Short: A cross-platform open source solution designed for developers. You can create or join existing communities to collaborate and interact.
Almost every online user is familiar with Slack, Rocket.Chat, Trello, Nextcloud, and a few other solutions for communicating and collaborating at work.
We also have a list of open source Slack alternatives if you prefer FOSS for collaboration in your team.
But, as a software developer, what if you come across a community of developers?
Unlike communities on Reddit or any other social media, you have access to an open source platform where developers meet and collaborate on important open source projects. Wouldn’t that be exciting for social collaboration and interaction between other developers?
Gitter (now part of Element, also a collaboration/chat app) aims to do just that. It is a community platform powered by open-source technologies (Matrix protocol).
Gitter: community of developers connected using open source technologies
Gitter is an exciting discussion and networking platform that helps create or join existing communities. It is available for Linux, macOS and Windows.
You can also easily create your community without setting up an invitation service.
The strength of the platform is that the community is fully open and indexable by search engines. You are not locked into any pricing plan for community chat history, just check the archives.
And, there are many more features you get with Gitter.
Features of Gitter
Although Gitter is originally designed for developers, you can use it to build any kind of community if you think the features meet your needs.
- Powered by a decentralized Matrix network.
- Communities available to join publicly.
- Ability to restrict your community to selected users.
- Dark mode theme.
- Access archives to easily locate past conversations.
- Ability to export messages/room information.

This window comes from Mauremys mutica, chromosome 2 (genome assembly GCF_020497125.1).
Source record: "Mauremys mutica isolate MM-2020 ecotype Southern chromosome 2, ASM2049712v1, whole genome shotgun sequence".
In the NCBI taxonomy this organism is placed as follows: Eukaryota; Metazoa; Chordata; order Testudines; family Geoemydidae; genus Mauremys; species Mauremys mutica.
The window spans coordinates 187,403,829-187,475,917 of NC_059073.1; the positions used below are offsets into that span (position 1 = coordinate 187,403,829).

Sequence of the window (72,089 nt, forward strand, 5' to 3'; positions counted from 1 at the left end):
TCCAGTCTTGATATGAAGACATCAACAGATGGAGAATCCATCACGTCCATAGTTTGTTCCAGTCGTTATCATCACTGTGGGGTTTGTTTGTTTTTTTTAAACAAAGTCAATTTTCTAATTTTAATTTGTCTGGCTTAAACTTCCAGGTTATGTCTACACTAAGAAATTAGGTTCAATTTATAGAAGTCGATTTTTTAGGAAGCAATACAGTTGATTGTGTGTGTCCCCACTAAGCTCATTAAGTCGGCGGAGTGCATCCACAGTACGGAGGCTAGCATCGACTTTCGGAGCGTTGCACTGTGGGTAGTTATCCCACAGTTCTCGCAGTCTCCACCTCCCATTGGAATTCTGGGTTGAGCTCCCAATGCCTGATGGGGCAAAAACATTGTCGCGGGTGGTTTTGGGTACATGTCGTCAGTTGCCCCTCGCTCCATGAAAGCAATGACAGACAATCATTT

- Add users from your network (for example, if you use Twitter to connect, you have the option to invite Twitter users to your community)
- Several integrations available (GitHub, Bitbucket, Trello, GitLab, Docker Hub, Discourse, etc.)
- Supports GitHub Flavored Markdown.
- Create additional rooms in the same community to keep things organized.
- Easily share/embed chat room link.
- Threading system to keep conversations clutter-free.
- Ability to delete/report messages.
Overall, Gitter provides a variety of features suitable for different communities.
And, with integrations available through GitHub, GitLab, and several others, it’s a perfect collaboration option for developers and teams.
Install Gitter.im on Linux
The developers mainly focus on the web application. So if you want to avoid installing anything on your Linux desktop, head over to Gitter.im and register/login to get started.
If you want it as a desktop application, you can download the DEB package from its official website or opt for the available Snap and Flatpak package.
I tried the Flatpak package in my brief test, and it worked fine on Ubuntu 20.04 LTS. You can try the Flatpak/Snap on any of your favorite Linux distributions.
You can also use it on your mobile devices. Unfortunately, the official Gitter apps are no longer maintained. But, you can use the Element app to connect to rooms/communities, since both are powered by the same decentralized network (i.e. Matrix).
To learn more, explore the GitLab page or visit its website.
Have you tried Gitter? What do you think about it? Does it suit you as a developer? What do you use for that? Let us know your thoughts in the comments below.